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Press Release Images: Opportunity
08-Mar-2004
 
Martian Eclipses: Deimos and Phobos

This panel combines the first photographs of solar eclipses by Mars' two moons. The panoramic camera on NASA's Mars Exploration Rover Opportunity captured the images as the first in a planned series of eclipse observations by Opportunity and Spirit.

The Deimos image was taken at 03:04 Universal Time on March 4, 2004. This irregularly shaped moon is only 15 kilometers (9 miles) across in its longest dimension. It appears as just a speck in front of the disc of the Sun. The Phobos image was taken as that moon grazed the edge of the solar disc at 02:46 Universal Time on March 7, 2004. Phobos is 27 kilometers (17 miles) in its longest dimension. Its apparent size relative to Deimos is even greater because it orbits much closer to Mars' surface than Deimos does.

Image credit: NASA/JPL/Cornell
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Fleshing out 'Flatrock'
Fleshing out "Flatrock"

This microscopic image of "Flatrock," taken on the Mars Exploration Rover Opportunity’s 43rd sol on Mars, is representative of the science team’s goal at the rock outcrop under investigation at Meridiani Planum.

Having already studied target areas starting at the extreme east of the outcrop, Opportunity has made its way westward and is now surveying the "Slickrock" neighborhood that includes "Flatrock." The team is using Opportunity’s arsenal of scientific instruments to understand two fundamental things that characterize the outcrop: the detailed layering of the rocks and their chemical composition.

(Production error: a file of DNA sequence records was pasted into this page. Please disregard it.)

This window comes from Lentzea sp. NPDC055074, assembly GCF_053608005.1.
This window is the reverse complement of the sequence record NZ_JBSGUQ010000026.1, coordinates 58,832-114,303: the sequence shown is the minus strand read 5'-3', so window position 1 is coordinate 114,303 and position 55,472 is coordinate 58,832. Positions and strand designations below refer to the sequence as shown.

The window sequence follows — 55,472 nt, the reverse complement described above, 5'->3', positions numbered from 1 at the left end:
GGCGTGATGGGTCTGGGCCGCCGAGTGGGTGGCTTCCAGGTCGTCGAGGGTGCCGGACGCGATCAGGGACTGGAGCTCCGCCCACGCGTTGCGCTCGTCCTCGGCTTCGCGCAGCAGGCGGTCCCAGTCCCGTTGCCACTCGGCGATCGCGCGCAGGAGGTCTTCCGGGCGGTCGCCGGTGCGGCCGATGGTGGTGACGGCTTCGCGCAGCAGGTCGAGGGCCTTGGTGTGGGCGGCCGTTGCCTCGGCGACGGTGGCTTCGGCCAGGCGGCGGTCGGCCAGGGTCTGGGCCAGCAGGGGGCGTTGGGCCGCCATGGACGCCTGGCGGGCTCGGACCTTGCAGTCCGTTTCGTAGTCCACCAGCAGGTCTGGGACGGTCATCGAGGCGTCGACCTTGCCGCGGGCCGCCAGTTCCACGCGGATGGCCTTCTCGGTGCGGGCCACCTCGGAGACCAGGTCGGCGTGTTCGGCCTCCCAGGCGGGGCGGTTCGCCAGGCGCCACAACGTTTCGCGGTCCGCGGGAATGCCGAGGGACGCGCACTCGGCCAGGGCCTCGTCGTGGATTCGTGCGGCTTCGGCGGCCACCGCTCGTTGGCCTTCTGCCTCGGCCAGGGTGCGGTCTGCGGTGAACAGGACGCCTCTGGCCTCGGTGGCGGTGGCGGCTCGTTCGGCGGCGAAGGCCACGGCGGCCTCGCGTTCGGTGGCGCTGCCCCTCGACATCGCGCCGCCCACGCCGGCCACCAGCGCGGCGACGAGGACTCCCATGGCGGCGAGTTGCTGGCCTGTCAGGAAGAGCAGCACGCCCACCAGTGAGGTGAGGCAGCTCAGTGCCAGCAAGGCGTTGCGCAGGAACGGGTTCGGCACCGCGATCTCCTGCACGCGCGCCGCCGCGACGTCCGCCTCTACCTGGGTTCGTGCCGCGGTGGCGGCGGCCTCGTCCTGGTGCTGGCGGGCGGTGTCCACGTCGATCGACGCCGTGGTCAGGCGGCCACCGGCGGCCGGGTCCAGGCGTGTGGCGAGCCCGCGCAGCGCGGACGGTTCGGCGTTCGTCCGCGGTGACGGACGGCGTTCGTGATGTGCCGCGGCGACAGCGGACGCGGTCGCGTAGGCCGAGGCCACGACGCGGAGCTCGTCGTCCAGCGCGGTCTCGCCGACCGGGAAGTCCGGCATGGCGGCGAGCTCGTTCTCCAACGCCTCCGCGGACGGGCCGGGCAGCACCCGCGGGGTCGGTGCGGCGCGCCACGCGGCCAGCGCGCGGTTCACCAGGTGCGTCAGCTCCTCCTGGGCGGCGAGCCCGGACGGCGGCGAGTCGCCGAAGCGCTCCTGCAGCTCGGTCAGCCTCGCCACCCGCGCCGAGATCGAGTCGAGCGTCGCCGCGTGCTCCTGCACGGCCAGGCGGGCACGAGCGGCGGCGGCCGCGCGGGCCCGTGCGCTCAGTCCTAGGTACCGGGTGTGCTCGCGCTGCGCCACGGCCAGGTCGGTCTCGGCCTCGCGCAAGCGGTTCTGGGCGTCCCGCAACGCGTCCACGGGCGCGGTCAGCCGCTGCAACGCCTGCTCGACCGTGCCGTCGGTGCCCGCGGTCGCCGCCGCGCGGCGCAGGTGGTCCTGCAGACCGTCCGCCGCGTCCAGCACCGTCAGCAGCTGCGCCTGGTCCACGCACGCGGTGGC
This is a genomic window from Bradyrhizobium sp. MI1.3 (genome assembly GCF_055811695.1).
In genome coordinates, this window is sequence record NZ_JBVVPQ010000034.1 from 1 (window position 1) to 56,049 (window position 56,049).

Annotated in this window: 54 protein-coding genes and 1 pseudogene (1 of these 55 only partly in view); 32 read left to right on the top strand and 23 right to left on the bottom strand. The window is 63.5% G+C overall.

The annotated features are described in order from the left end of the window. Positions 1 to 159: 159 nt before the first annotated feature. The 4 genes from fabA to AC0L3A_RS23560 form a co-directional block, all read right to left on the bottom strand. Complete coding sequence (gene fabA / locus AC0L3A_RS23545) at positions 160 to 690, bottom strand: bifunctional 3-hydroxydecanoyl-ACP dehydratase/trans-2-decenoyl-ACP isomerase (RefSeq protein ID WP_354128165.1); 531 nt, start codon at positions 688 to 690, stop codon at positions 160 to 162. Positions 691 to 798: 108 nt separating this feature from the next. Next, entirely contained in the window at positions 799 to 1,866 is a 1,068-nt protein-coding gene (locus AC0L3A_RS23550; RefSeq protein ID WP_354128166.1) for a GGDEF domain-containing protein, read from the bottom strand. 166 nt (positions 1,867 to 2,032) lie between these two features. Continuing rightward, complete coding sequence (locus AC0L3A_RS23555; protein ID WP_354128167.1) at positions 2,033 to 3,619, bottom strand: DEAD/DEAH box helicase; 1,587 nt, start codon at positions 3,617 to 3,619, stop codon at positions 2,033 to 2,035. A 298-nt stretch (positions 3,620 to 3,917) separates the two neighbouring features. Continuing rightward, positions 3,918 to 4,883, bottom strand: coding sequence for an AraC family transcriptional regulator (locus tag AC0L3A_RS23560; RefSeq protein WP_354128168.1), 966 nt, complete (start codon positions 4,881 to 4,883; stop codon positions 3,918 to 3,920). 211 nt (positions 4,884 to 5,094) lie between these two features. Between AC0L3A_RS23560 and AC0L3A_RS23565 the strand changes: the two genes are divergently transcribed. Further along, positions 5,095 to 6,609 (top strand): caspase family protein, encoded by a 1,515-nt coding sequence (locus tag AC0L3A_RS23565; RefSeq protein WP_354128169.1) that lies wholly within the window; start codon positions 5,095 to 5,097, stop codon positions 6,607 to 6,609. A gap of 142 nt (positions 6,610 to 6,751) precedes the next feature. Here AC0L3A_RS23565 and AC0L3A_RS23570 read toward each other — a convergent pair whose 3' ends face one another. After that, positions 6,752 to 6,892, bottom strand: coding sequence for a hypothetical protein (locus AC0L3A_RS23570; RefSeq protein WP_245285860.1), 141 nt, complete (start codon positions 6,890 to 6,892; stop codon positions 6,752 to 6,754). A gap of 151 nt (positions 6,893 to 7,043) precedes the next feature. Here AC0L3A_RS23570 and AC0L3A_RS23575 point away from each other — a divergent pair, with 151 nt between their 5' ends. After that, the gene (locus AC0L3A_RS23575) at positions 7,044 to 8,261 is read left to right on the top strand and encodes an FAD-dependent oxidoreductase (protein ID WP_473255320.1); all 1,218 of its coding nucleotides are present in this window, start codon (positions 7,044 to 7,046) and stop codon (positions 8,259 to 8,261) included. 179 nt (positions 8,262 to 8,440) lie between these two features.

In keeping with the mission’s objective to expose martian history through a thorough examination of the rocks, this image illustrates the very fine layered nature of "Flatrock," which preserve a record of sediment accumulation that occurred long ago. Layers are only a few millimeters thick and are accentuated by a distinctive mineral composition that makes them more resistant to erosion. The crystal casts, or vugs, seen so prominently in the beds at "El Capitan" do not occur in this rock.

"Flatrock" was chosen as a target for the rock abrasion tool and subsequent detailed chemical analysis to help the science team build a more complete understanding of how the beds exposed in this crater originated. After careful diagnostic analysis of a failure to successfully grind on sol 42, the rock abrasion tool is ready to make its second attempt on "Flatrock."

Image credit: NASA/JPL/Cornell/US Geological Survey
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